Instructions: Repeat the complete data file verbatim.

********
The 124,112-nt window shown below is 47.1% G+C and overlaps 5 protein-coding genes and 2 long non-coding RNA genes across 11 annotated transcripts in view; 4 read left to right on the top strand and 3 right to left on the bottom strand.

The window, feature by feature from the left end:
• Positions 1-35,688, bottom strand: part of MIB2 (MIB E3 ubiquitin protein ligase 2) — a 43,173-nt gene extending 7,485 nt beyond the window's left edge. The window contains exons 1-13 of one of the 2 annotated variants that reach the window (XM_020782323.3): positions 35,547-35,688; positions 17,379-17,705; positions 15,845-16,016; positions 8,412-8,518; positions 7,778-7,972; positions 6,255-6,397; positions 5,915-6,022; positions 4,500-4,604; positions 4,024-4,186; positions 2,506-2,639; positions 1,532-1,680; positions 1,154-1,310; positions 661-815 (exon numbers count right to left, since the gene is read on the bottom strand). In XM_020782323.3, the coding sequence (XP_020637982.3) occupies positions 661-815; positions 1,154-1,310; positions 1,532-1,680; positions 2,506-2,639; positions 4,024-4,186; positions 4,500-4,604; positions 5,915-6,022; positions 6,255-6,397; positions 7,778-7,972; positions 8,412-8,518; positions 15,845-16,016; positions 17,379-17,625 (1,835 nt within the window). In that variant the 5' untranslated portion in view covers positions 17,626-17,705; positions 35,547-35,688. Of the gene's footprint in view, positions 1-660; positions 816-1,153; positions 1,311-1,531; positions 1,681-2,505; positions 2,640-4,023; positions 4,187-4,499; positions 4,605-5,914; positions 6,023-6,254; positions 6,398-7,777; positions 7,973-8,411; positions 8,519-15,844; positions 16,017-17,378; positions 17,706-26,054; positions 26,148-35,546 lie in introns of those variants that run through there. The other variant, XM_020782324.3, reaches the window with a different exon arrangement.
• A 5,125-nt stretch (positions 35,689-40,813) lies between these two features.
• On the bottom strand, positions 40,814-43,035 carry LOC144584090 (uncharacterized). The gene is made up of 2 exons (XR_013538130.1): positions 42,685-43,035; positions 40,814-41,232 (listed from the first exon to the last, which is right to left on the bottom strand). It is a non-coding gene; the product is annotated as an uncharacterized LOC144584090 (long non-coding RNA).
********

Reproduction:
The 124,112-nt window shown below is 47.1% G+C and overlaps 5 protein-coding genes and 2 long non-coding RNA genes across 11 annotated transcripts in view; 4 read left to right on the top strand and 3 right to left on the bottom strand.

The window, feature by feature from the left end:
• Positions 1-35,688, bottom strand: part of MIB2 (MIB E3 ubiquitin protein ligase 2) — a 43,173-nt gene extending 7,485 nt beyond the window's left edge. The window contains exons 1-13 of one of the 2 annotated variants that reach the window (XM_020782323.3): positions 35,547-35,688; positions 17,379-17,705; positions 15,845-16,016; positions 8,412-8,518; positions 7,778-7,972; positions 6,255-6,397; positions 5,915-6,022; positions 4,500-4,604; positions 4,024-4,186; positions 2,506-2,639; positions 1,532-1,680; positions 1,154-1,310; positions 661-815 (exon numbers count right to left, since the gene is read on the bottom strand). In XM_020782323.3, the coding sequence (XP_020637982.3) occupies positions 661-815; positions 1,154-1,310; positions 1,532-1,680; positions 2,506-2,639; positions 4,024-4,186; positions 4,500-4,604; positions 5,915-6,022; positions 6,255-6,397; positions 7,778-7,972; positions 8,412-8,518; positions 15,845-16,016; positions 17,379-17,625 (1,835 nt within the window). In that variant the 5' untranslated portion in view covers positions 17,626-17,705; positions 35,547-35,688. Of the gene's footprint in view, positions 1-660; positions 816-1,153; positions 1,311-1,531; positions 1,681-2,505; positions 2,640-4,023; positions 4,187-4,499; positions 4,605-5,914; positions 6,023-6,254; positions 6,398-7,777; positions 7,973-8,411; positions 8,519-15,844; positions 16,017-17,378; positions 17,706-26,054; positions 26,148-35,546 lie in introns of those variants that run through there. The other variant, XM_020782324.3, reaches the window with a different exon arrangement.
• A 5,125-nt stretch (positions 35,689-40,813) lies between these two features.
• On the bottom strand, positions 40,814-43,035 carry LOC144584090 (uncharacterized). The gene is made up of 2 exons (XR_013538130.1): positions 42,685-43,035; positions 40,814-41,232 (listed from the first exon to the last, which is right to left on the bottom strand). It is a non-coding gene; the product is annotated as an uncharacterized LOC144584090 (long non-coding RNA).